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Ludwig van BEETHOVEN (1770-1827)
Symphony No. 5 in C Minor, Op.67 [45.19]
Symphony No. 6 in F Major, Op.68 – ‘Pastoral’ [43.51]
Orchester Wiener Akademie/Martin Haselböck
rec. 2018/19, Palais Niederösterreich, Vienna
ALPHA 479 [80.16]

This recording is Volume 8 of the series, Resound Beethoven, a series based on Haselböck’s idea of performing the great symphonic works – symphonies and concertos – in Viennese venues, either where they were first performed, or where Beethoven heard early performances.

The Fifth and Sixth Symphonies were part of the notorious concert of December 22, 1808, when Beethoven conducted a four-hour-long programme of premieres, including both these symphonies, Piano Concerto No. 4, an extemporised fantasia for solo piano (later written out as the Fantasia for G minor, Op.77 , and the Choral Fantasia, and, for good measure, the previously performed Ah! Perfido, and the Gloria and Sanctus from the Mass in C major. The orchestra was little more than a scratch affair, the works unfamiliar, and the Theater an der Wien freezing cold - and it remains probably the most famous concert in musical history.

Haselböck has wisely chosen a different venue. Theater an der Wien is today externally a rather nondescript building, still a major musical venue, but much knocked about and reconstructed since Beethoven’s day: only a small part of the original remains. The Palais Niederösterreich, though much altered in the 19th Century, has benefitted from sensitive restoration of internal areas, including the hall used for many Beethoven concerts in his lifetime, including performances of all the symphonies between 1818 and 1827. The advantage of a smaller space than a modern concert hall for a period orchestra is evident in this recording. The string ensemble is, at around 15 violinists, larger than the numbers (around 8) scraped together for the Theater an der Wien premieres, but representative for the later concerts.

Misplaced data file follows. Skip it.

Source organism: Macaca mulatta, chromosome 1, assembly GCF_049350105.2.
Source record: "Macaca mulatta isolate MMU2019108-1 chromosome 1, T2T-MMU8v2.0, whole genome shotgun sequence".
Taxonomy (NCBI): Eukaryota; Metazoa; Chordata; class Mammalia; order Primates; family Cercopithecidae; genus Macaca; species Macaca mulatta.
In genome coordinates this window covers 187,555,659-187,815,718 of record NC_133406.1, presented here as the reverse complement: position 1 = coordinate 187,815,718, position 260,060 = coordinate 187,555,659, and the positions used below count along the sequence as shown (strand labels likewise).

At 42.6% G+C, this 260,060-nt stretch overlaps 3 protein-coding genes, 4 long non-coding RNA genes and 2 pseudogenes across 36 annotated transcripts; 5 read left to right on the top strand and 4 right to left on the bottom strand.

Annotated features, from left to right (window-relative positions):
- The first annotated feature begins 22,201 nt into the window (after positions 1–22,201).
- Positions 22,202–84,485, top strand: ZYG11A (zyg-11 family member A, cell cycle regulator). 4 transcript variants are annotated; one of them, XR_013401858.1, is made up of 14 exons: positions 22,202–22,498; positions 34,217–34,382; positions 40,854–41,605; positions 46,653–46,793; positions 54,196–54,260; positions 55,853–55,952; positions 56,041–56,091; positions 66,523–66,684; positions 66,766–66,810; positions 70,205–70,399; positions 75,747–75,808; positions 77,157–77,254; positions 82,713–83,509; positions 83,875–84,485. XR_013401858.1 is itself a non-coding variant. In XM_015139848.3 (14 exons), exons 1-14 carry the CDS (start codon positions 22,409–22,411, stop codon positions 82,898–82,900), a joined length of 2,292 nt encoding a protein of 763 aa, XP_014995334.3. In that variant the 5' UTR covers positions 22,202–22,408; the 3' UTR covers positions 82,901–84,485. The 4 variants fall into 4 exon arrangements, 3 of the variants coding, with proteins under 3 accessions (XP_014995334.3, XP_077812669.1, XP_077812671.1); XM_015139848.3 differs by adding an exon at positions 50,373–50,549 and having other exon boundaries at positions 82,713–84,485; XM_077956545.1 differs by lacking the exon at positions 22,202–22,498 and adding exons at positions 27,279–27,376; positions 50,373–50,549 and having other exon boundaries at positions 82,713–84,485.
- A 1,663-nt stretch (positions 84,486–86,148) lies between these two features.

If the question of venue were the only reason for buying this CD, it would have limited appeal: but, make no mistake, these are terrific performances, which demand close attention. Martin Haselböck is a fine musician, as both organist and conductor. If his reputation is greatest in his native Austria and Germany (I have heard him live only in Austria), he is an insightful and accomplished musician. He founded the Orchester Wiener Akademie in 2004, and the rapport is evident. Time was when period orchestras could be scratchy affairs, but the mastery of these players is evident throughout. There is nothing of the scrawny in the playing: rather, a rich and mature sound.

The performances of both symphonies are forthright, attentive to detail, but with no lingering – the Beethovenian drive never slackens, and the excitement of invention is captured in every note. The performance of the Fifth Symphony is fresh as one could hope to hear and belongs among the finest on CD, despite a slightest hint of hesitation in the opening bars. Striking is Haselböck’s dynamic control of a terraced sound, and he draws out superbly the interplay between instruments.

The performance of the Pastoral has similar merits, conceived within an overall arc. Added interest is given by the very effective way Haselböck draws out some orchestral details often overlooked by those who balance instruments differently. This is especially striking at around 9.30 onwards in the first movement, but interesting details emerge throughout, and the performance is attentive to the sounds of nature Beethoven inserted so carefully. The peasants’ merrymaking is notably swifter than the ländler tempo Klemperer so lovingly produced in his wonderful performance, but none the worse for that.

Add to all these excellences fine production values, an eco-friendly case, valuable notes in German, English and French. Buy it and enjoy the thrill.

Michael Wilkinson

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